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Durham University

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New health funding proposal is “misguided”

(16 October 2013)

Professor Clare Bambra

A new formula to allocate money for health services could promote “substantial” inequality, say policy experts in a letter to the British Medical Journal.

Professor Clare Bambra, Executive Director of the Wolfson Research Institute for Health and Wellbeing and colleague Dr Alison Copeland contend that under such a formula, “the more affluent, healthier south east will benefit most and the poorer, less healthy north will lose out substantially.”

NHS funding is currently allocated to areas on the principle of providing equal opportunity of access for equal need. To help achieve this, the current NHS allocation formula incorporates a deprivation related measure, known as the “health inequality weighting.” NHS England is now consulting on a new “weighted capitation formula.” This removes the health inequality weighting and thereby increases the emphasis given to age.

Using the data provided by NHS England, Professor Bambra and Dr Copeland mapped the difference in funding per person between the current formula and the new formula for clinical commissioning groups (CCGs) and NHS area teams. This showed that the more affluent, healthier south east will benefit most and the poorer, less healthy north will lose out substantially.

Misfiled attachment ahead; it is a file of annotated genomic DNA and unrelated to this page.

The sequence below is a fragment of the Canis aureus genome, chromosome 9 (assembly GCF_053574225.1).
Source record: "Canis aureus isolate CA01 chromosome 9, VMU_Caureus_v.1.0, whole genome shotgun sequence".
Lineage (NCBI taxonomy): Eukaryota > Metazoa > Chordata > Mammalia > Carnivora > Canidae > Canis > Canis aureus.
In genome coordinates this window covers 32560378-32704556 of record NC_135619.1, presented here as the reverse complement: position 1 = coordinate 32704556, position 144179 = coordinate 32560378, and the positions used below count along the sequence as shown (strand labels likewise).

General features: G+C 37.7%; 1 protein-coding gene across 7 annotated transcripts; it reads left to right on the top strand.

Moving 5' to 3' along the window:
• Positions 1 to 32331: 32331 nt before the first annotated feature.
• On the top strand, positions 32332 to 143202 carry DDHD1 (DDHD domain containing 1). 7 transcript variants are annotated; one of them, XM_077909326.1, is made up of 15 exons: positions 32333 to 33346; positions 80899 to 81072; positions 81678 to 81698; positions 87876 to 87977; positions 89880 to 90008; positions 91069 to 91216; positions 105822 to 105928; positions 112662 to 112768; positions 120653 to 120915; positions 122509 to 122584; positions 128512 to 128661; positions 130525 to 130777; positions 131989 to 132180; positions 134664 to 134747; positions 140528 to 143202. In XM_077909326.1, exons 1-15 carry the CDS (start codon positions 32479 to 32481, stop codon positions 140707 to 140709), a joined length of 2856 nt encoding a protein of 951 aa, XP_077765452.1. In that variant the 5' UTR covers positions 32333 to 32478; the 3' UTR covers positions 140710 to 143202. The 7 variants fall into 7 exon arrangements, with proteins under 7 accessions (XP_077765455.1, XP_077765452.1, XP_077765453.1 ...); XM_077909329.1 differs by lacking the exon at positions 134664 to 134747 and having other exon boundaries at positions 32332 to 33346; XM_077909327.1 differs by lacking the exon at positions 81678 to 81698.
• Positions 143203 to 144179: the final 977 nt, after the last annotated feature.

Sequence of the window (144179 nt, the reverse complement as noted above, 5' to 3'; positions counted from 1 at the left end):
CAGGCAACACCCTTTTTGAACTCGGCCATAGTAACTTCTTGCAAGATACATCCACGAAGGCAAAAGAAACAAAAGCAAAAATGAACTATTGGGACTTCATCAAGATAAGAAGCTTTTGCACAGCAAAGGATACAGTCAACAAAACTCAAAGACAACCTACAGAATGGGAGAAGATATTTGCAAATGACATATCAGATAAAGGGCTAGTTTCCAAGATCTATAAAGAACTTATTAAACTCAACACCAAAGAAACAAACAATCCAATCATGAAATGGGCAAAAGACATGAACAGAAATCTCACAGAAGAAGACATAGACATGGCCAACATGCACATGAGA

For example, Prof Bambra and Dr Copeland explain that in CCGs like South Eastern Hampshire, where healthy life expectancy is 68 years for women, NHS funding would increase by £164 per person (an increase of 14%). This would be at the expense of CCGs such as Sunderland, where healthy life expectancy is 58 years for women and where NHS funding will decrease by £146 per person (a decrease of 11%).

Professor Bambra and Dr Copeland continue: 

“Although these changes are not on the scale that a purely ‘age only’ allocation formula would produce, they are still sufficient to undermine the principle of equal opportunity of access for equal need. They are also potentially a first step towards an age only allocation, and they could widen the north-south health divide by reducing NHS services in the north.”

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